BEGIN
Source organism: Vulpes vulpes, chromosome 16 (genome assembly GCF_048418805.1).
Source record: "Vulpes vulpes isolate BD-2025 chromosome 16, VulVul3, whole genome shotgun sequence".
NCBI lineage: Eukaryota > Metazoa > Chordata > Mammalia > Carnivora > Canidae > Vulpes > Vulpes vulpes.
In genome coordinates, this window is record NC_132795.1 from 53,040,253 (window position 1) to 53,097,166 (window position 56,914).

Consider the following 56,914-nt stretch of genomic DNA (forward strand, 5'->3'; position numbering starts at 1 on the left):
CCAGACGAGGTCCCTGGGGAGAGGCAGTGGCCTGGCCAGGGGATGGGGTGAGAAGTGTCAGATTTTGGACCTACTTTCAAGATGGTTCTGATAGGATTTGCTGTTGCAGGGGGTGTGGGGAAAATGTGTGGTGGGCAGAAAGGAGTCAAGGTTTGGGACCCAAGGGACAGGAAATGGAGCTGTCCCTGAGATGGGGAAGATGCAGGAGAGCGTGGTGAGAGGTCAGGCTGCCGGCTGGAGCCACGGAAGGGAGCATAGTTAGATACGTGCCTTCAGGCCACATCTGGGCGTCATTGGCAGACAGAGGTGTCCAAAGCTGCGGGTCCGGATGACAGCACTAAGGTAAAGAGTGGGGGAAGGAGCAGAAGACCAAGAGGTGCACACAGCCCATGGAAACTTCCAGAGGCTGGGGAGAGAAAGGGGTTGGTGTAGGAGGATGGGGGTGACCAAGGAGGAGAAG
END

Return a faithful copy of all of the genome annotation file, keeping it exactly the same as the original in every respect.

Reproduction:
Source organism: Vulpes vulpes, chromosome 16 (genome assembly GCF_048418805.1).
Source record: "Vulpes vulpes isolate BD-2025 chromosome 16, VulVul3, whole genome shotgun sequence".
NCBI lineage: Eukaryota > Metazoa > Chordata > Mammalia > Carnivora > Canidae > Vulpes > Vulpes vulpes.
In genome coordinates, this window is record NC_132795.1 from 53,040,253 (window position 1) to 53,097,166 (window position 56,914).

Consider the following 56,914-nt stretch of genomic DNA (forward strand, 5'->3'; position numbering starts at 1 on the left):
CCAGACGAGGTCCCTGGGGAGAGGCAGTGGCCTGGCCAGGGGATGGGGTGAGAAGTGTCAGATTTTGGACCTACTTTCAAGATGGTTCTGATAGGATTTGCTGTTGCAGGGGGTGTGGGGAAAATGTGTGGTGGGCAGAAAGGAGTCAAGGTTTGGGACCCAAGGGACAGGAAATGGAGCTGTCCCTGAGATGGGGAAGATGCAGGAGAGCGTGGTGAGAGGTCAGGCTGCCGGCTGGAGCCACGGAAGGGAGCATAGTTAGATACGTGCCTTCAGGCCACATCTGGGCGTCATTGGCAGACAGAGGTGTCCAAAGCTGCGGGTCCGGATGACAGCACTAAGGTAAAGAGTGGGGGAAGGAGCAGAAGACCAAGAGGTGCACACAGCCCATGGAAACTTCCAGAGGCTGGGGAGAGAAAGGGGTTGGTGTAGGAGGATGGGGGTGACCAAGGAGGAGAAG